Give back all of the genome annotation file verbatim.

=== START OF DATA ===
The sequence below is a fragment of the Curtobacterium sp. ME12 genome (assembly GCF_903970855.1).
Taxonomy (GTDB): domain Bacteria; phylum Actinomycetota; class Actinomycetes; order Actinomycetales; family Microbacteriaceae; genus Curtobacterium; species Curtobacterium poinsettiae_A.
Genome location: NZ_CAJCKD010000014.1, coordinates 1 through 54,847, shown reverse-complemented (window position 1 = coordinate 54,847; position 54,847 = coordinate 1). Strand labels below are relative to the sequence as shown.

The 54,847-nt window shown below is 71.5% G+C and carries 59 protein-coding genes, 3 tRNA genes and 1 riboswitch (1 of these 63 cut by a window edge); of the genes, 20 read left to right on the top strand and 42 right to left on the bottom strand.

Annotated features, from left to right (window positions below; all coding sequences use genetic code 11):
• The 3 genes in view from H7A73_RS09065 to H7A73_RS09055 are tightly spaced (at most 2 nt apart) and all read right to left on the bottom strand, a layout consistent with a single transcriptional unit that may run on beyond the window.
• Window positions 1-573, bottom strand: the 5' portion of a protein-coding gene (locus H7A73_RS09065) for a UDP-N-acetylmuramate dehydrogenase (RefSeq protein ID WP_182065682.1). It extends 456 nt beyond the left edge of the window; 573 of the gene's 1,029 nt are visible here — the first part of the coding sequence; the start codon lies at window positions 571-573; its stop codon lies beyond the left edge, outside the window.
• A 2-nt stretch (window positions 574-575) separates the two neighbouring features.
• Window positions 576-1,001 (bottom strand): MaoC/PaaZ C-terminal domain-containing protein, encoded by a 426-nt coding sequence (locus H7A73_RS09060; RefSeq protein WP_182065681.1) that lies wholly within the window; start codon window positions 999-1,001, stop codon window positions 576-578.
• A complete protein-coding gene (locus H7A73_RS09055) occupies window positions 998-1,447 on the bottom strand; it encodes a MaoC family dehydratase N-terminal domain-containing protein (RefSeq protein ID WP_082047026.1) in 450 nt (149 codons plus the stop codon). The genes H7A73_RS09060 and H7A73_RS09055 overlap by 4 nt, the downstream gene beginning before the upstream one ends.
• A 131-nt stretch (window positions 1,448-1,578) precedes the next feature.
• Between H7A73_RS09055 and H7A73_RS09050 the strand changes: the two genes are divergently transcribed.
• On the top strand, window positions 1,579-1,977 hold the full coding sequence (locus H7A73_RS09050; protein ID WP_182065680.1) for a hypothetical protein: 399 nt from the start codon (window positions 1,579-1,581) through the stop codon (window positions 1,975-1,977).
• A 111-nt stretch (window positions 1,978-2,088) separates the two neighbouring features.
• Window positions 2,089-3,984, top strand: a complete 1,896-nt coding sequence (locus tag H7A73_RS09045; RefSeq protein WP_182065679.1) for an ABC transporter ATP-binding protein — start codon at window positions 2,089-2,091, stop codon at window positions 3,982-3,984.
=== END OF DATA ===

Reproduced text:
The sequence below is a fragment of the Curtobacterium sp. ME12 genome (assembly GCF_903970855.1).
Taxonomy (GTDB): domain Bacteria; phylum Actinomycetota; class Actinomycetes; order Actinomycetales; family Microbacteriaceae; genus Curtobacterium; species Curtobacterium poinsettiae_A.
Genome location: NZ_CAJCKD010000014.1, coordinates 1 through 54,847, shown reverse-complemented (window position 1 = coordinate 54,847; position 54,847 = coordinate 1). Strand labels below are relative to the sequence as shown.

The 54,847-nt window shown below is 71.5% G+C and carries 59 protein-coding genes, 3 tRNA genes and 1 riboswitch (1 of these 63 cut by a window edge); of the genes, 20 read left to right on the top strand and 42 right to left on the bottom strand.

Annotated features, from left to right (window positions below; all coding sequences use genetic code 11):
• The 3 genes in view from H7A73_RS09065 to H7A73_RS09055 are tightly spaced (at most 2 nt apart) and all read right to left on the bottom strand, a layout consistent with a single transcriptional unit that may run on beyond the window.
• Window positions 1-573, bottom strand: the 5' portion of a protein-coding gene (locus H7A73_RS09065) for a UDP-N-acetylmuramate dehydrogenase (RefSeq protein ID WP_182065682.1). It extends 456 nt beyond the left edge of the window; 573 of the gene's 1,029 nt are visible here — the first part of the coding sequence; the start codon lies at window positions 571-573; its stop codon lies beyond the left edge, outside the window.
• A 2-nt stretch (window positions 574-575) separates the two neighbouring features.
• Window positions 576-1,001 (bottom strand): MaoC/PaaZ C-terminal domain-containing protein, encoded by a 426-nt coding sequence (locus H7A73_RS09060; RefSeq protein WP_182065681.1) that lies wholly within the window; start codon window positions 999-1,001, stop codon window positions 576-578.
• A complete protein-coding gene (locus H7A73_RS09055) occupies window positions 998-1,447 on the bottom strand; it encodes a MaoC family dehydratase N-terminal domain-containing protein (RefSeq protein ID WP_082047026.1) in 450 nt (149 codons plus the stop codon). The genes H7A73_RS09060 and H7A73_RS09055 overlap by 4 nt, the downstream gene beginning before the upstream one ends.
• A 131-nt stretch (window positions 1,448-1,578) precedes the next feature.
• Between H7A73_RS09055 and H7A73_RS09050 the strand changes: the two genes are divergently transcribed.
• On the top strand, window positions 1,579-1,977 hold the full coding sequence (locus H7A73_RS09050; protein ID WP_182065680.1) for a hypothetical protein: 399 nt from the start codon (window positions 1,579-1,581) through the stop codon (window positions 1,975-1,977).
• A 111-nt stretch (window positions 1,978-2,088) separates the two neighbouring features.
• Window positions 2,089-3,984, top strand: a complete 1,896-nt coding sequence (locus tag H7A73_RS09045; RefSeq protein WP_182065679.1) for an ABC transporter ATP-binding protein — start codon at window positions 2,089-2,091, stop codon at window positions 3,982-3,984.